newsamerican shakespeare center requests donations to light up performance stage again

American Shakespeare Center requests donations to light up performance stage again

By Rebecca J. Barnabi
For Augusta Free Press

American Shakespeare CenterSTAUNTON — In mid-March, the American Shakespeare Center marked its one-year anniversary since the COVID-19 pandemic partially closed the curtain on live productions and activities.

The center began a campaign to raise funds to stay open for 2021, and has raised 60 percent of its $200,000 goal.

“It will mean we will be able to keep all of the actors and staff employed,” said Kelly Burdick, the center’s director of communications of the fundraising goal, which would enable the center to continue to bring entertainment to the community for the 2021 season.

The fundraising goal is the center’s need in “our last stand against COVID.”

“Because of social distancing, we’re limited in the number of seats we can sell [to a live audience],” Burdick said.

Until now, the center has put out emails requesting donations and tracked the funds raised on its Facebook page. Photos were posted after a certain number of donations allowed the center to “turn on the lights” in each room.

On Sunday, April 25, at 7:30 p.m. a livestream event from the Blackfriars Playhouse will be another fundraising event for the center.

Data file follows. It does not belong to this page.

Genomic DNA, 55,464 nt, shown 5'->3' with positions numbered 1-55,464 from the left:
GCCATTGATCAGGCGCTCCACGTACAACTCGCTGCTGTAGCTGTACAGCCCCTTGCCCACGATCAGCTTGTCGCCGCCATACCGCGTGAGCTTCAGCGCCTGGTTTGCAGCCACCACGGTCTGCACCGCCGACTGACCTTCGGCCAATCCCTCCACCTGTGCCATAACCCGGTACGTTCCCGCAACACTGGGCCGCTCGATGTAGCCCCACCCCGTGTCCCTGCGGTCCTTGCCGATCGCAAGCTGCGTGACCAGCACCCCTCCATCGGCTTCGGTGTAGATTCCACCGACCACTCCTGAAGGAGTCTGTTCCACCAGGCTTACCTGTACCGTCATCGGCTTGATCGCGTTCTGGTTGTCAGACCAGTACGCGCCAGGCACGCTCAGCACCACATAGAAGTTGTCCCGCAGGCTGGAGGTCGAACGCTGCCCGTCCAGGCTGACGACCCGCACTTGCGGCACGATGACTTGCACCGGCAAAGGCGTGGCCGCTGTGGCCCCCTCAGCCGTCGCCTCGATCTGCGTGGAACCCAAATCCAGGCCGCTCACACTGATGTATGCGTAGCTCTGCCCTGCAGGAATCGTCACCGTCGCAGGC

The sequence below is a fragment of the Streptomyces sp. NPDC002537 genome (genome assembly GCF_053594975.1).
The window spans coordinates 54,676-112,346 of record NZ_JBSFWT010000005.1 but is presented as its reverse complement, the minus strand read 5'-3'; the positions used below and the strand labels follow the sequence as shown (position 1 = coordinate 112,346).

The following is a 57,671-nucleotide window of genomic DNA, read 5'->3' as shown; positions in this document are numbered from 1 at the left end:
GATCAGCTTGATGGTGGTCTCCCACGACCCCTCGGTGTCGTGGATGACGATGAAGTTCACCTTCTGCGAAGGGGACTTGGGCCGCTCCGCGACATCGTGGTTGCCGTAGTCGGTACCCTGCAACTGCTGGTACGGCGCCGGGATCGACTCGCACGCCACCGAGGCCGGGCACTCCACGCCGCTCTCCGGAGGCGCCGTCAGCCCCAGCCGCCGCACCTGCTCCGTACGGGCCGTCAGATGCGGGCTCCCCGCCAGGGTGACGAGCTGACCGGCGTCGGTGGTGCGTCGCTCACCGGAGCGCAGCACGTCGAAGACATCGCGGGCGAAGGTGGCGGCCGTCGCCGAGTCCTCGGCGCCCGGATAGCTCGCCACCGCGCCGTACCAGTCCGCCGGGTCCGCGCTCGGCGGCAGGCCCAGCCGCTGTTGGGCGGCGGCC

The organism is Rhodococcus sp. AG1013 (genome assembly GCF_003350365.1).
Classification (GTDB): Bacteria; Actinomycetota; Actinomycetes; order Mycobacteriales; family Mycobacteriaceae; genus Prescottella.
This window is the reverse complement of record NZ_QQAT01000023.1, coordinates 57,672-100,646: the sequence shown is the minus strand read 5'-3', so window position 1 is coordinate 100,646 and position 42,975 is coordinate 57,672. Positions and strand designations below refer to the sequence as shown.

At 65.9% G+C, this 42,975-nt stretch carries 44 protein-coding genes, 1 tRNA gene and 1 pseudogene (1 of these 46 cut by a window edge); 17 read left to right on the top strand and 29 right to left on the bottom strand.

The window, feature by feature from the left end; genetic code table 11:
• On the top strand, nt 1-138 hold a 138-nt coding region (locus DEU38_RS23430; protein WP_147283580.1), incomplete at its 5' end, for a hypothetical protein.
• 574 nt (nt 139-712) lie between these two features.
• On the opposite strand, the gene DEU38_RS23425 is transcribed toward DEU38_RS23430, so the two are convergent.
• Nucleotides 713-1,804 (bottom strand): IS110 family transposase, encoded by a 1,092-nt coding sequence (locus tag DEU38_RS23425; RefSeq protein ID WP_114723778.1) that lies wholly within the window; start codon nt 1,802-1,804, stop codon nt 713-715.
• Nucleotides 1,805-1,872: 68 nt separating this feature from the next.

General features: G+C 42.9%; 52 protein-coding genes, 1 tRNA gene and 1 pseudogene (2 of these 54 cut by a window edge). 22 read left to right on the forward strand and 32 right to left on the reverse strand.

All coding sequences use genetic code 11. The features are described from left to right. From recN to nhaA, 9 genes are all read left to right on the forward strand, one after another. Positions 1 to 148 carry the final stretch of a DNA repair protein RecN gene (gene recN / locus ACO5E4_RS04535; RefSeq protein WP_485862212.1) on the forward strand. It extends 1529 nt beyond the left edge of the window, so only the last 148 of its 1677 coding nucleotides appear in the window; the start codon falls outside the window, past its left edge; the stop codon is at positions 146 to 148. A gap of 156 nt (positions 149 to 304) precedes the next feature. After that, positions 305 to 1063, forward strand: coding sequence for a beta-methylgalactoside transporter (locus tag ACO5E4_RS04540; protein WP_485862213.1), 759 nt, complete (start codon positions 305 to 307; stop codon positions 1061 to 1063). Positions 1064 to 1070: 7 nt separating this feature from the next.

“We’ll have some speeches and songs from the season,” Burdick said.

Actors will light candles on stage in honor of the hope of turning the lights back on in the American Shakespeare Center and having a full theater of audience members attend.

A link to Sunday’s livestream event will be available on Facebook.

Burdick said the American Shakespeare Center is grateful to the community for its support so far.

The COVID-19 pandemic took away the “fundamental ability” of the arts to gather.

“We would not be here without the generosity of our community,” Burdick said.

Donations may be made at


Rebecca Barnabi

Rebecca Barnabi

Rebecca J. Barnabi is the national editor of Augusta Free Press. A graduate of the University of Mary Washington, she began her journalism career at The Fredericksburg Free-Lance Star. In 2013, she was awarded first place for feature writing in the Maryland, Delaware, District of Columbia Awards Program, and was honored by the Virginia School Boards Association’s 2019 Media Honor Roll Program for her coverage of Waynesboro Schools. Her background in newspapers includes writing about features, local government, education and the arts.

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